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Swimming - Ecstatics International

Swimming - Ecstatics International

by , 02 November 2011

A near faultless, cliché-free exploration of contemporary synth pop - how’s that for an opening statement (and poster quote)?

Ok, so I may be exaggerating slightly, but Ecstatics International, the second album from Nottingham five-piece Swimming, really is rather good. A party record on the whole, it dances between euphoric pop and well…euphoric pop. If this were the work of a semi-edgy boy band (answers on a postcard please, clue: there isn’t one) it’d be hailed as a pop masterpiece. What I’m trying to say is these guys have made a near faultless…you get the picture.

Take lead single ‘Neutron Wireless Crystal’. Choppy synth swells fight for your attention before the band kicks into what sounds like – and they’ll wince at the comparison – a really, really great Savage Garden song (a contradiction in terms I know). If it all goes horribly wrong, they could do worse than sell a song like this to The Wanted. I’m being deadly serious.

‘In Ecstatics’ melds thrillingly unnerving melodic leaps with Kele Okereke style yelps – “Ecstatics! Ecstatics! Ecstatics!” – as frontman John Sampson invites the listener back to his place for a brief peak at his Raison d'être (“I never feel like I’m free/Until You’re singing with me/Gotta keep me going, gotta keep me going”). Like the rest of the album, ‘In Ecstatics’ is mixed loud with plenty of top-end, assaulting the ears in the most delicious way possible. ‘Kid Global’ raids the ever expanding larder of contemporary Scandinavian pop: big drums, fluttering synths and a mid 80s melodic sensibility combine perfectly to create a snowstorm of sound, reminiscent of Finland’s mighty Rubik.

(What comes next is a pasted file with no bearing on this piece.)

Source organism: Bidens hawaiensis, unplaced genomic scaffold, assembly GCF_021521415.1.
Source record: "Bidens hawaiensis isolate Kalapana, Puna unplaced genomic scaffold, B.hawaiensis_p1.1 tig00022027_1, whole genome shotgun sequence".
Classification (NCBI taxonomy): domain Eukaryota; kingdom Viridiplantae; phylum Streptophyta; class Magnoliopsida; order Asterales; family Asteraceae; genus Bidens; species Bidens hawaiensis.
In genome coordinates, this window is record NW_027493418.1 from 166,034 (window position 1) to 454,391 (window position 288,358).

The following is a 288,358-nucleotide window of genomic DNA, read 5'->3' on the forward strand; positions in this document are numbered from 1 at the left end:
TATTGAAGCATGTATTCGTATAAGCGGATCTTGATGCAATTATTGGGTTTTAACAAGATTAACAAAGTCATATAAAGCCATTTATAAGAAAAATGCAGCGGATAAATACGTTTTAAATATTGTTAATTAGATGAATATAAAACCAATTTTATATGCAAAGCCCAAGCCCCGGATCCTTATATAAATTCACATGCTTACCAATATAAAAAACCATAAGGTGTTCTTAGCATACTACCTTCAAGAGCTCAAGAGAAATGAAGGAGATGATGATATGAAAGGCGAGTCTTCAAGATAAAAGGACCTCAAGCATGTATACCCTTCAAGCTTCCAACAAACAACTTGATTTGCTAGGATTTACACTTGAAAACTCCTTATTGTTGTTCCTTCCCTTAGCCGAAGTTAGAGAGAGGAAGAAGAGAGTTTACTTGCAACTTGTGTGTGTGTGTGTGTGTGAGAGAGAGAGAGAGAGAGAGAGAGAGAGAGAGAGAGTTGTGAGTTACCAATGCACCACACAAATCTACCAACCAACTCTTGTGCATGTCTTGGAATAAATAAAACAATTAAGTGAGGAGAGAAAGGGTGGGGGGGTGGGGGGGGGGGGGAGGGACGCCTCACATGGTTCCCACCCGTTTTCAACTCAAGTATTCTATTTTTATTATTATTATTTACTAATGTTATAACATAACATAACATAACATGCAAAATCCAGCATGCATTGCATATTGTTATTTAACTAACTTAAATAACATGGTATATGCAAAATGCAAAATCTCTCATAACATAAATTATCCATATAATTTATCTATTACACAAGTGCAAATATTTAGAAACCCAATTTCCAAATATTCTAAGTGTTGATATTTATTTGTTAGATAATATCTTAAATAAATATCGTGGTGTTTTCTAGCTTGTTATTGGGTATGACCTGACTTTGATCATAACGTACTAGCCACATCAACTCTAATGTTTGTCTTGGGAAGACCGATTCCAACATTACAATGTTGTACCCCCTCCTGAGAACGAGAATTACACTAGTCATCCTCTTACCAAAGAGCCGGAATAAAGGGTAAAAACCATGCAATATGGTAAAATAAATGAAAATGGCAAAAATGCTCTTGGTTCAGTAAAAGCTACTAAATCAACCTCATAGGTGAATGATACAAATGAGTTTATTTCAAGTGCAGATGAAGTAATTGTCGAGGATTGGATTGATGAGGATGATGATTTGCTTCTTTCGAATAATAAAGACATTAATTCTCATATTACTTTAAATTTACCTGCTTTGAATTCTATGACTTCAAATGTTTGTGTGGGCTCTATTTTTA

If Chris Martin and co. really do want to try their hand at ‘’re-inventing the wheel”, (rather than turning out dirge like ‘Every Teardrop is a Waterfall’, scientifically proven to be the worst song of 2011), then the anthemic ‘I Do (Come True)’ would serve them well as a blueprint. It’s like a Coldplay song beamed in from the year 2054. ‘Sun in the Island’ stays just on the right side of cheesy, a sci-fi love story bringing to mind Hot Gossip’s ‘I Lost My Heart to a Starship Trooper’. The rampant psychedelia of ‘Fire at Blue Point’ and the more conventional ‘Beat Beat of your Heartbeat’ demonstrate the band’s mastery of the indie-pop song. ‘Classic 1001 Dreams’ picks up where ‘Neutron Wireless Crystal’ left off; ‘All Things Made New (Stand)’ takes the pop baton and runs with it.

The only sour note is ‘Mining for Diamonds’. I refer to it in my notes as “a bit of a downer…a bit early, shame to spoil the party”, which it does, albeit momentarily. It’s a fixable kink in an otherwise faultless suit of armour. Buy this album now, I implore you.

Rating: 9/10

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